Cheney: No. I won't accept your numbers, Terry. But I guess one of the things I'm concerned about is that as we get farther and farther away from 9/11, and there have been no further attacks against the U.S., there seems to be less and less concern about doing what's necessary in order to defend the country.
I think, for example, the Patriot Act -- this week, the Patriot Act, a vital piece of legislation -- it was, in fact, passed in the aftermath of 9/11. It extended to our ability to operate with respect to the counterterrorist effort.
It gave us authorities that were already used in other areas against drug traffickers and so forth that broke down that wall between law enforcement and intelligence that had prohibited cooperation. ...
And what I'm concerned about, Terry, is that as we get farther and farther from 9/11, we've got -- we seem to have people less and less committed to doing everything that's necessary to defend the country.
The Patriot Act, up for renewal, was filibustered in the Senate this week by the Democrats and blocked from passage. As a result, parts of that are going to expire on Dec. 31. Somehow, I think a lot of people have lost their sense of urgency out there. That's hard for me to do or for the president to do.
We get up every morning, and the first thing we do is an intelligence brief, where we look at the threats to the United States. We do that six days a week. We're well aware that there are still terrorists out there who mean to do evil, that they're trying their best to get their hands on deadlier weapons, biological agents or nuclear weapons, to use against us.
And we need to maintain the capability of this government to be able to defend the nation. And that means we have to take extraordinary measures, but we do do it in a manner that's consistent with the Constitution and consistent with our statutes.
On the Current State of Iraq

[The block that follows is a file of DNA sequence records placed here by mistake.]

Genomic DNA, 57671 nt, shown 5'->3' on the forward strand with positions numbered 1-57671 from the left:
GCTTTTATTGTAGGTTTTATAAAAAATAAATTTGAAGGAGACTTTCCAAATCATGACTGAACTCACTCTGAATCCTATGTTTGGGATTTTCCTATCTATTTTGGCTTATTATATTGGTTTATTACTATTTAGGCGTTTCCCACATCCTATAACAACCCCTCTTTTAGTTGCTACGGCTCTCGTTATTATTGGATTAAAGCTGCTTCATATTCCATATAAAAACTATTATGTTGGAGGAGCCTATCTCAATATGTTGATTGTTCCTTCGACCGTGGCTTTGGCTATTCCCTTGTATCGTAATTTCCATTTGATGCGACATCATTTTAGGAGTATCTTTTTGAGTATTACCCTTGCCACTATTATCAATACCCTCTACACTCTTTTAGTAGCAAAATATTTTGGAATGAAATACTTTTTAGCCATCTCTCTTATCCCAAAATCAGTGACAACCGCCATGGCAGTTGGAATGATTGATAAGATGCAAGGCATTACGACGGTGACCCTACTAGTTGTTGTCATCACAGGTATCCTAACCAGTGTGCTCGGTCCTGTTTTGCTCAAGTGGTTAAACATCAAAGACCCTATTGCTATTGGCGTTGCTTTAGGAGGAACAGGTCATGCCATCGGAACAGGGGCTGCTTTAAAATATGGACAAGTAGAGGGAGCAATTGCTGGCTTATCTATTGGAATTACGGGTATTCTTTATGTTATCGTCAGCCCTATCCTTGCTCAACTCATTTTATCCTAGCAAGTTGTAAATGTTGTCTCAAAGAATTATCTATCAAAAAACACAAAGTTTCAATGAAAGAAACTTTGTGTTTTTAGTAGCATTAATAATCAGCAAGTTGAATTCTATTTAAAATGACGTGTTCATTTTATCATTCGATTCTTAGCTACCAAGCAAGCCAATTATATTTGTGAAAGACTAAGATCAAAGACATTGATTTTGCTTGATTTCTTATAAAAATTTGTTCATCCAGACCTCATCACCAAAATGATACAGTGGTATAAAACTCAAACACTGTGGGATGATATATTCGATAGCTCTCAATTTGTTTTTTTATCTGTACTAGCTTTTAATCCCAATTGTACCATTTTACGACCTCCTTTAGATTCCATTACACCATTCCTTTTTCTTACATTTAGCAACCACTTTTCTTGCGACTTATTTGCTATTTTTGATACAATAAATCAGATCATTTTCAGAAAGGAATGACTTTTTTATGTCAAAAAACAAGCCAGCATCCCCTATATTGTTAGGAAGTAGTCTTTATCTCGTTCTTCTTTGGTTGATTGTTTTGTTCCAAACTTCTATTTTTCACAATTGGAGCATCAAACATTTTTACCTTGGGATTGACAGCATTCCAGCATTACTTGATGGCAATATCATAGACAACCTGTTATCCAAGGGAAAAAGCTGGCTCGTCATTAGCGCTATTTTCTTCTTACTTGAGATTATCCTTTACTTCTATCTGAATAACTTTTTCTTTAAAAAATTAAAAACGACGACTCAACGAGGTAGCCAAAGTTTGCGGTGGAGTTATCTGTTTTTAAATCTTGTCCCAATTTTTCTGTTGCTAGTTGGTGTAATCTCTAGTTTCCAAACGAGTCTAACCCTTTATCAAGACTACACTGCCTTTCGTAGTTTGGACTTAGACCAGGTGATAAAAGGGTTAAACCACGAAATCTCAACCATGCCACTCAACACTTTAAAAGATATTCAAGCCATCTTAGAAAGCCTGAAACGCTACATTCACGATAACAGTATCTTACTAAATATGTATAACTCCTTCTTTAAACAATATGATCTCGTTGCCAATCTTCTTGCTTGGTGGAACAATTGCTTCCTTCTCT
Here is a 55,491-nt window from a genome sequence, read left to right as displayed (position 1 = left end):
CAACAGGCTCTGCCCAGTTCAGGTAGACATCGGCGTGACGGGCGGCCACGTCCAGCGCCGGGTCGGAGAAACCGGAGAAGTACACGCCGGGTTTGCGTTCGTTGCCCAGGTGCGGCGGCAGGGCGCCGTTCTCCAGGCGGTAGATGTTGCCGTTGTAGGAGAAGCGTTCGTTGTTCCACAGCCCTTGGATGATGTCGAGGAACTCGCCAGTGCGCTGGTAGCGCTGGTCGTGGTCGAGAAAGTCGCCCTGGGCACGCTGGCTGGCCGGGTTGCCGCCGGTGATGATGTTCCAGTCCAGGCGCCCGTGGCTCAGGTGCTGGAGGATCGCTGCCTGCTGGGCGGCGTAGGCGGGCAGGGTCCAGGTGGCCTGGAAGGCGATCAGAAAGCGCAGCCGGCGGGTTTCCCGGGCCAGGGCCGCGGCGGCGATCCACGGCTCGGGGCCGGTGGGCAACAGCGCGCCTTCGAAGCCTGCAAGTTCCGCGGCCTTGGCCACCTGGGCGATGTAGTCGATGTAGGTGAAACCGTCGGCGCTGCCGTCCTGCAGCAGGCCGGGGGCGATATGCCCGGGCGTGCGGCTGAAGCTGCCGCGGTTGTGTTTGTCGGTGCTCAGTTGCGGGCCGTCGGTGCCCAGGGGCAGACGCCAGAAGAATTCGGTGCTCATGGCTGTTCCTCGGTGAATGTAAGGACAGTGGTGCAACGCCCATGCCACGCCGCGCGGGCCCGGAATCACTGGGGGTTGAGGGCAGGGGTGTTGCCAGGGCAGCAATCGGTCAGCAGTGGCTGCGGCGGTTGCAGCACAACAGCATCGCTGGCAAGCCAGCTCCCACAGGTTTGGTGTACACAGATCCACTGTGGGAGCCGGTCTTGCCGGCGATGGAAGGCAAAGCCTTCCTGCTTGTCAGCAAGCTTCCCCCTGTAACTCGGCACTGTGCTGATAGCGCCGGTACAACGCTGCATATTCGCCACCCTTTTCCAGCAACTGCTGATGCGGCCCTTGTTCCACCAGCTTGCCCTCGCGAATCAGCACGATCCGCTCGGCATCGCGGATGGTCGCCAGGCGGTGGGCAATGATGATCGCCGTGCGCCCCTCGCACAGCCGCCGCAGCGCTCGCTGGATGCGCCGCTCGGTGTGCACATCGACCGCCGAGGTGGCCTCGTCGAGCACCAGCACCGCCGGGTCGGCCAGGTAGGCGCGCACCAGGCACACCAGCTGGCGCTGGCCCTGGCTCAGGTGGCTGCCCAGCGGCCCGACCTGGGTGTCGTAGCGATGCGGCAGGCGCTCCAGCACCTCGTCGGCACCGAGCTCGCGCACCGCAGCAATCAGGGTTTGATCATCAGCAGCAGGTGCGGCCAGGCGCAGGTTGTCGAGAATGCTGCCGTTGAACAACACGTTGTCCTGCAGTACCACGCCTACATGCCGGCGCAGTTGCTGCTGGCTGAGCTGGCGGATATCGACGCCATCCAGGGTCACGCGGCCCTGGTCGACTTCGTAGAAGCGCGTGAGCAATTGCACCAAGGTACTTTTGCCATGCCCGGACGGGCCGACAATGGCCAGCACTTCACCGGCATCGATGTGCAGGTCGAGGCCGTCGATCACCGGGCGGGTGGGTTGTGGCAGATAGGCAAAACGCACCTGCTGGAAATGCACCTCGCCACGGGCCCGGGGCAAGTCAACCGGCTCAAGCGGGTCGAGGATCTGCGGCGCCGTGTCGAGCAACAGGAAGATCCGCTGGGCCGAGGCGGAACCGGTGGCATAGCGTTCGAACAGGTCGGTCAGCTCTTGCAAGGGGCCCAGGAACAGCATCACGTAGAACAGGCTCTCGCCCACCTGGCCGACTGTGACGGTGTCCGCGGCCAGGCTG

Moran: So this is your first trip to Iraq since the fall of Saddam Hussein?
Cheney: It is.
Moran: What surprised you today? What do you know about Iraq today that you didn't know yesterday?
Cheney: Well, I think, like most people who've looked at it, I've been tremendously impressed with what happened in the election just this past week. I mean, I really think that may be a seminal event in the history of Iraq, that it's such an important part of the process of building a democracy, a viable Iraq, an Iraq that can stand on its own, that the thing that strikes you when you come out is just the mood and the demeanor of the people you talk with -- speaking with Talabani and Jaafri, for example.
I've met with both of them before, but they both, I think, were visibly relieved at how big the turnout was -- that, in fact, the process is working, that there is strong support even in the Sunni areas for participation in the political process.
Moran: But you know, we've had elections before in this country, now, twice before this. There was that moment of hope after the January elections, with the amazing sights that that brought out, and those hopes have been dashed again and again.
What makes you think this time it's going to be different?
Cheney: I disagree with the notion that hopes have been dashed. I don't think that's true.
Moran: Well, the violence has continued.
Cheney: Well, the violence has continued, but I think the key in terms of looking at the elections is that they've made every single milestone that's been set, every single one, from the time we turned over sovereignty in June of '04, to the first elections in January, then writing the constitution, getting the constitution ratified, and now national elections under that new constitution.
They've had three elections this year. Each one's gotten better and stronger and more effective. I do think it's serving to undermine the legitimacy of the insurgency. I think it will make it increasingly difficult for the insurgents to be effective.
We see it, for example, in the volume of tips that we get from the Iraqi people, intelligence information about where to find weapons caches, or who's responsible for some of the terrorist attacks. There's been a quantum leap over the course of the last year in terms of the number of intelligence reports coming in.